CUAI x WikiRate Collaboration- ‘Where Your Technology Comes From’

On the 3rd of May, CUAI had the pleasure of hosting a joint, interactive event, entitled ‘Where your technology comes from: Investigating sourcing practices‘ with Cambridge Wikirate Society.

Wikirate is an exciting and revolutionary new technological platform that provides digital activists with an alternative to ‘clicktivism’ that requires a little more thought and research.

Participants used the Wikirate platform to investigate companies’ mineral sourcing and usage practices

This collaborative event was born out of CUAI and Wikirate’s joint desire to find out what companies are doing to ensure they source their minerals responsibly. This is why Wikirate decided to create a database investigating companies’ mineral sourcing and usage practices.

Products we use every day — like smartphones, laptops and cars — contain minerals that may have fuelled violence, abuses, and corrupt criminal networks in countries like Afghanistan, Colombia, Myanmar and the Democratic Republic of the Congo.

The event kicked off with introductions by experts from Amnesty International UK, The WikiRate Project and others speaking about why responsible sourcing matters. Participants then used the WikiRate platform to research companies using publicly available information; generating data that will help us – the consumers – ensure that companies are held to account for abuses they commit.

Dr. Richard Mills (left), from Cambridge University's Psychology Department, and Lucy Graham (right), from Amnesty International's Business & Human Rights Team, address participants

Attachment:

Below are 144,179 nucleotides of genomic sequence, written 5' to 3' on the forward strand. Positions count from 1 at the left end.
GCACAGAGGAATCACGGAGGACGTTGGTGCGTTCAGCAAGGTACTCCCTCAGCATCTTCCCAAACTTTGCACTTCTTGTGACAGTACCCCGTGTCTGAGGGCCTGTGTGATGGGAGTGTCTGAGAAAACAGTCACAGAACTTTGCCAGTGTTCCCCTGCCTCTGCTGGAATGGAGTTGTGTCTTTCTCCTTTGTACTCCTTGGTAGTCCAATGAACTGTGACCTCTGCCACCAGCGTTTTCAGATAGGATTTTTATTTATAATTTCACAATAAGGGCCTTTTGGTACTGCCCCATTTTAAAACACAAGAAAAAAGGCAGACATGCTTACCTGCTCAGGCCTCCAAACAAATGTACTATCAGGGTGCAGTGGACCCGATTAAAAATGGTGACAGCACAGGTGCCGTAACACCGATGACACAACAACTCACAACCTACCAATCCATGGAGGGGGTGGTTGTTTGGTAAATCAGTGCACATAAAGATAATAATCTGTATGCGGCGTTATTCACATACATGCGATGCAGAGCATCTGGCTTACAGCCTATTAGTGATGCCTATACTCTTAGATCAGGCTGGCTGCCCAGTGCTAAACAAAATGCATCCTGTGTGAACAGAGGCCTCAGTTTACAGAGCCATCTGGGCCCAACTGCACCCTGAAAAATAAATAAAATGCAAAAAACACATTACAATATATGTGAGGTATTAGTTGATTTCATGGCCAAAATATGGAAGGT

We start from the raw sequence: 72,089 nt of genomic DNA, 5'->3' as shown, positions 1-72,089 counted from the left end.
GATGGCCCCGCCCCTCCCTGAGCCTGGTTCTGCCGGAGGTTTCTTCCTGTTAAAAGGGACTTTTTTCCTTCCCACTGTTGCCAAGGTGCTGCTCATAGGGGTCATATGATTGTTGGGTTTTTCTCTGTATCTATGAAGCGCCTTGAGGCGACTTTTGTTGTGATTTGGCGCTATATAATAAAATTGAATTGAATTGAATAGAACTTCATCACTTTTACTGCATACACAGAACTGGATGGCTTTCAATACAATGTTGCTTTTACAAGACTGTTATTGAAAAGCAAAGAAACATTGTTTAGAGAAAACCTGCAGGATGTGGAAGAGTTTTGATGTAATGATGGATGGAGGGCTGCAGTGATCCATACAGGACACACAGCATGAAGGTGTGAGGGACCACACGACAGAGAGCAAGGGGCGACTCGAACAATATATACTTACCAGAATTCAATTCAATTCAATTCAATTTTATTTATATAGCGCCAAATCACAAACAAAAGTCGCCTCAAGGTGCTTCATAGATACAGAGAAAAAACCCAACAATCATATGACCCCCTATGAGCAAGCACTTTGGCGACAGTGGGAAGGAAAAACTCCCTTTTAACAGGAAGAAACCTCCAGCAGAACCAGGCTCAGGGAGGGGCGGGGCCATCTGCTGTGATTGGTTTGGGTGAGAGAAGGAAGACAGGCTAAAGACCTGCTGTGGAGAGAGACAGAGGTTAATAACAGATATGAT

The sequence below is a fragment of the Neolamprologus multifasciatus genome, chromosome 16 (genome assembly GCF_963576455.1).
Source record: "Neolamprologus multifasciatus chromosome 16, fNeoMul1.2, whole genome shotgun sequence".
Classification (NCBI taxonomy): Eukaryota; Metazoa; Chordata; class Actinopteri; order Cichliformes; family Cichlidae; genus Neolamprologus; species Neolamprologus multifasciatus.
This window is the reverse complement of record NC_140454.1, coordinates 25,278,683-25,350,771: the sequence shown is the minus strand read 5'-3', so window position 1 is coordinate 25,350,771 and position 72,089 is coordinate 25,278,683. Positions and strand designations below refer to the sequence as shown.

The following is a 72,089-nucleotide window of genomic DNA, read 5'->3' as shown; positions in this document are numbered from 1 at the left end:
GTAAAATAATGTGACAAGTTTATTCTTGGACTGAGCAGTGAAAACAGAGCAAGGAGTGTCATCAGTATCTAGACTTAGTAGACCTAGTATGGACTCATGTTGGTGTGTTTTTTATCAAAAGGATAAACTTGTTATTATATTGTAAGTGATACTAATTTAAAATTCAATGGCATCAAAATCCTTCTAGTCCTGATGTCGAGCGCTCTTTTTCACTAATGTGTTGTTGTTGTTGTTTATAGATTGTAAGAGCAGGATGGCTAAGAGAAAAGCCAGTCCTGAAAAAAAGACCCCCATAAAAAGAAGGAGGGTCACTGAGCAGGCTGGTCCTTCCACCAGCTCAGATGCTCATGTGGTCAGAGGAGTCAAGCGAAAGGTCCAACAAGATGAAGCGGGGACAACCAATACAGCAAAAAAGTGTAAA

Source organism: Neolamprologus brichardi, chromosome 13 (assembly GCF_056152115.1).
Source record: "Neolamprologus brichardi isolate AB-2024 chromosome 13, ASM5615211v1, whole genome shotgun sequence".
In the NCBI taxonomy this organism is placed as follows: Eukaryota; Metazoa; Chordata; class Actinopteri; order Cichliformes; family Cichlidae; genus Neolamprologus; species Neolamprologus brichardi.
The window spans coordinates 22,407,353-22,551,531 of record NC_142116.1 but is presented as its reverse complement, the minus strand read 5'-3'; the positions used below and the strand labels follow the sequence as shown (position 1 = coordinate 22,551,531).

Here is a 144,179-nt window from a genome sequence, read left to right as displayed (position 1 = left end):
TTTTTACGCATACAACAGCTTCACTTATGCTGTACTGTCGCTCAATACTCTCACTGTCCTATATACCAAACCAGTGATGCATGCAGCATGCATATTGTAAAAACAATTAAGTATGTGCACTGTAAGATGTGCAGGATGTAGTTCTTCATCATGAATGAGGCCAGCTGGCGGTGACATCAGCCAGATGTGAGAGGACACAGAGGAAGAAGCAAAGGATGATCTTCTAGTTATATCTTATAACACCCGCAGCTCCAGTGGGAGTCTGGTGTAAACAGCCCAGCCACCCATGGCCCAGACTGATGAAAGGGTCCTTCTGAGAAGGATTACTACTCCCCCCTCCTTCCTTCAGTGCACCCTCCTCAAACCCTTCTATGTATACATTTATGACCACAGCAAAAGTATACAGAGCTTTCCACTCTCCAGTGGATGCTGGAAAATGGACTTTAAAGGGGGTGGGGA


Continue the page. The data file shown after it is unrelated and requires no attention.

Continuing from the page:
Dr. Richard Mills (left), from Cambridge University’s Psychology Department, and Lucy Graham (right), from Amnesty International’s Business & Human Rights Team, address participants

By using Wikirate’s impressive database we were able to check up on how ethically sourced the minerals companies use for their products are. Although the possibilities for the use of this technology are extremely broad, at our event we were focusing on whether or not companies use ‘conflict minerals,’ so called because they come from areas of the world where wars over resources are common – such as the Democratic Republic of Congo.

Reading through pages of corporate jargon was challenging at first, but once we became used to it we were able to scan and analyse these documents, with the aid of searching questions provided for by the Wikirate platform, in order to find out what they were and weren’t telling us. To be among the first to trial such new technology was really exciting for everyone who attended, and CUAI thinks that Wikirate’s technology will certainly be vital for holding companies to account and protecting the human rights of workers in the future.

Leave a Reply